Sunday, February 17, 2019

Blue Mitchell - 1971 - Vital Blue

Blue Mitchell 
Vital Blue

01. Booty Shakin' 5:20
02. Vital Blue 5:17
03. Unseen Sounds 3:24
04. Herman's Helmet 6:57
05. I Love You 5:09
06. For All We Know 2:32

Bass – Stan Gilbert
Drums – Doug Sides
Flute, Tenor Saxophone – Joe Henderson
Piano – Walter Bishop, Jr.
Tenor Saxophone – Ernie Watts
Trumpet – Blue Mitchell
Vocals [Vocal Effects] – Susaye Greene

One of the more obscure Blue Mitchell albums of the 70s – and one of the most far-reaching too! The set's still got an electric current, like his other work on the Mainstream label at the time – but there's also less funk at the core, and more of a spiritual jazz vibe – a quality that definitely burns with the "vital" of the title, and which draws strongly from the album's great use of Joe Henderson on tenor and flute – whose presence here really helps underscore the righteousness of the sound! Ernie Watts also blows a bit on the record – and the rest of the group includes Walter Bishop Jr on acoustic and electric piano, Stan Gilbert on bass, and Doug Sides on drums. Susaye Greene adds in some totally amazing vocal effects at a few points – which really furthers the unique quality of the record

Often times, the label which an album is released on can tell you a lot about what the music will sound like, or will offer some sort of description of it. In the case of all of the albums released on the rather obscure Mainstream Records, this tendency does not hold true. Mainstream released a series of high quality soul-jazz recording in the ’60s and ’70s, but little more information can be gathered on the label. That is because the label remained, ironically, very underground rather than mainstream. While as a label, Mainstream is often forgotten, it was an important stopping point for major names like Carmen McRae, Maynard Ferguson and Art Farmer, among others. Its most consistent contributor, though, was trumpeter Blue Mitchell. Taking on the name Blue, which of course wasn’t given to him at birth, Mitchell fully embraced jazz’s strongest influence, the blues, and we hear this very clearly on spectacular 1971 release, “Vital Blue.”

Blue is clearly not fully embracive of new movements in jazz as, despite its 1971 release, it more resembles the sound of the 1960s. While he is playing in a very soulful manner and treads on funk with the ironically titled “Booty Shakin’,” he shies away from the fusion sound that was sweeping the jazz world by that year. He is not opposed to new techniques, though. The most innovative of his strategies is his use of the voice as an instrument, an idea not commonly explored in non-vocal jazz, by then. He employed Susaye Greene, who is notable due to her connection to Ray Charles, as his vocalist. She sings high pitched, wordless lines that at times resemble a flute. This is just a nuance of the album, but somehow manages to greatly improve the tunes. Joe Henderson and Ernie Watts account for the two-man reed section which sometimes rival the extraordinary playing of Mitchell himself. The horn trio occasionally play in unison leading to one of them breaking and soloing which allows for some pleasant contrast. Some of Mitchell’s best playing comes in the form of “Unseen Sounds” on which the composition is Spanish inspired and where the trumpeter really shines through. This songs title could very well refer to the fact that this was a sound Blue had not touched on yet. His style ranges to bebop following this track for the last song, the title track “Vital Blue” where Joe Henderson comes closest to being the most impressive horn player. Over the course of the album, the rhythm section proves to be very well capable of playing in a variety of styles. They are best though, on the albums opening two songs.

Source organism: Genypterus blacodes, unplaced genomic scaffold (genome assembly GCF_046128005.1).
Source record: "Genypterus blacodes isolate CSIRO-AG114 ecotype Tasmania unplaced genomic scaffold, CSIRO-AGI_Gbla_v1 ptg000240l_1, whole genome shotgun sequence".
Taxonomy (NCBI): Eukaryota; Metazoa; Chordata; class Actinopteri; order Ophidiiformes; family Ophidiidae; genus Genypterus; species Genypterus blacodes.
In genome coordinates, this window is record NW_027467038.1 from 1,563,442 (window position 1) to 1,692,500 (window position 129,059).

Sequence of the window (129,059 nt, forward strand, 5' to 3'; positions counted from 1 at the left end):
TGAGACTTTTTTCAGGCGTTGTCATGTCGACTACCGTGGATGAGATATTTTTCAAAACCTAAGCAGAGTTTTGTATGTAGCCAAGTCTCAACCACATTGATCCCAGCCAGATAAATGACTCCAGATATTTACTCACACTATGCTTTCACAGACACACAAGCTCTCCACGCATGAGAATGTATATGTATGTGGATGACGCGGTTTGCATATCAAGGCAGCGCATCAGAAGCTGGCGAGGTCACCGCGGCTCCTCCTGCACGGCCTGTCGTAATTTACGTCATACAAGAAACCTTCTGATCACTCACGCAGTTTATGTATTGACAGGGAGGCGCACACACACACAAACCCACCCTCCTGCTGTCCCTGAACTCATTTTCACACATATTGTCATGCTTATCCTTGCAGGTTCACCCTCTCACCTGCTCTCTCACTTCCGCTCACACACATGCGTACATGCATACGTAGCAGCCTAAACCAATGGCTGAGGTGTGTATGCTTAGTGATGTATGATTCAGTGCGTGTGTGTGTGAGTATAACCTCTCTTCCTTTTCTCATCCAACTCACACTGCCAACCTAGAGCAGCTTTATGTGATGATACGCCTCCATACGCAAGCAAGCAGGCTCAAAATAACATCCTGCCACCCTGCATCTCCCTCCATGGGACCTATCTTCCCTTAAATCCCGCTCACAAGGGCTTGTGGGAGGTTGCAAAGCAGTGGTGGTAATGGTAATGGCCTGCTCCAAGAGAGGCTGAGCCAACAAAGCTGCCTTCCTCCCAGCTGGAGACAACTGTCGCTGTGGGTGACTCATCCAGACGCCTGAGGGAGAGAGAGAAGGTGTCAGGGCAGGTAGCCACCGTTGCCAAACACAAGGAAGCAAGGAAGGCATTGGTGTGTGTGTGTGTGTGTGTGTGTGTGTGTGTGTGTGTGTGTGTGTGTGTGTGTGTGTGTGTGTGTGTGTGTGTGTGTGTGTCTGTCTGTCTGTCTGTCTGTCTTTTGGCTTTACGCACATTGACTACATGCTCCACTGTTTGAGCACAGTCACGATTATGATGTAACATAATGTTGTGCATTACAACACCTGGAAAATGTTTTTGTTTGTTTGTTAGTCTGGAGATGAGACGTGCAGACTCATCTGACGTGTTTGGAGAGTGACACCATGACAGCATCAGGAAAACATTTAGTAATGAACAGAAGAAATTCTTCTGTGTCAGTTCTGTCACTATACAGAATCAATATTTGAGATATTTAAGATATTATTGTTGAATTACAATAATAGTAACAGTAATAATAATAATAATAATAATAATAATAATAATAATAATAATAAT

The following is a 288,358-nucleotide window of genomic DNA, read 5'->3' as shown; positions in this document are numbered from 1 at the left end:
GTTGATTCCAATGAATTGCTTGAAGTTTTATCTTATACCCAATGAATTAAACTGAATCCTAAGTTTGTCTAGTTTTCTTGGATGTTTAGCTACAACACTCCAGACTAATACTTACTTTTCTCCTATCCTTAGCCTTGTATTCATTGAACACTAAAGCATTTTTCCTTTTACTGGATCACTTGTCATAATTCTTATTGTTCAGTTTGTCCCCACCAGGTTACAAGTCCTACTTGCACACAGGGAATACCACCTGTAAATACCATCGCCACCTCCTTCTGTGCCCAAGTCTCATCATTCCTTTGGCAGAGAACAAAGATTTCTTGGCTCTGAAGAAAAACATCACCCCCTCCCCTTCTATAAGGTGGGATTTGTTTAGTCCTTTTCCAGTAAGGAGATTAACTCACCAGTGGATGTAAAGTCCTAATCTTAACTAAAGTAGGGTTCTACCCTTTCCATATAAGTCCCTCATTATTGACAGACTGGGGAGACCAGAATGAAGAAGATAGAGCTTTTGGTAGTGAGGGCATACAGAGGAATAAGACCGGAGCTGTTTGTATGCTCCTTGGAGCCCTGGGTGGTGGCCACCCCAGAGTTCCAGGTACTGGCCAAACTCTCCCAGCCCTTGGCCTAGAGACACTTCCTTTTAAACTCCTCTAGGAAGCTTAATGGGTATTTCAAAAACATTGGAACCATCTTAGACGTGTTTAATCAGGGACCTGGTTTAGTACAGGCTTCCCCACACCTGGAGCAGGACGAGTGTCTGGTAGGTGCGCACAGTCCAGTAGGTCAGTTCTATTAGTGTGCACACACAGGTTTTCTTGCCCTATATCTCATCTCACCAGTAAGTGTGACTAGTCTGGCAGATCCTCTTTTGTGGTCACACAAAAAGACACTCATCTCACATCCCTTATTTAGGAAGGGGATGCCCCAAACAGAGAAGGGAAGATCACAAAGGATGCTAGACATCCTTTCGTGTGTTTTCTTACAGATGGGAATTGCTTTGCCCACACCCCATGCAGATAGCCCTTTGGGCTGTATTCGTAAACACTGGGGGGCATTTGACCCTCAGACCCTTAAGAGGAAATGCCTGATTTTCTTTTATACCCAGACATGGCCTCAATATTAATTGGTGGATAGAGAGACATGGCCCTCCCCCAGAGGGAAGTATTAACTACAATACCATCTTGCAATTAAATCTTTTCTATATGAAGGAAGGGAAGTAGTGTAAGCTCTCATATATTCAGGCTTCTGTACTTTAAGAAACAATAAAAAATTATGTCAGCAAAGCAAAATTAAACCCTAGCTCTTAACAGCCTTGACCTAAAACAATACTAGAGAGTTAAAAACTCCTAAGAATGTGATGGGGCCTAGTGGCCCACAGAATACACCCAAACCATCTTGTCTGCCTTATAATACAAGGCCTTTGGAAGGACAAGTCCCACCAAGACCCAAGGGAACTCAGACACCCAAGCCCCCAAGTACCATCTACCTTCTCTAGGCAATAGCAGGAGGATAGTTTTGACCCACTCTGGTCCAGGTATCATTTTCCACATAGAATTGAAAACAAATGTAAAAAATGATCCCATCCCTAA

Sometimes, folks wrongfully attribute greatness only to those who were considered to be ahead of their time. Blue Mitchell clearly was not ahead of his time, in fact, he proves on “Vital Blue” to have been well behind it. But it is still a great album. He improved on what had already existed. Of course, he was not the only jazz player who had a similar sound in 1971, but it is safe to say he was one of the best. “Vital Blue” will surely inspire you to look further into Mitchell’s discography and the discography of Mainstream Records, one of jazz’s most important forgotten labels.

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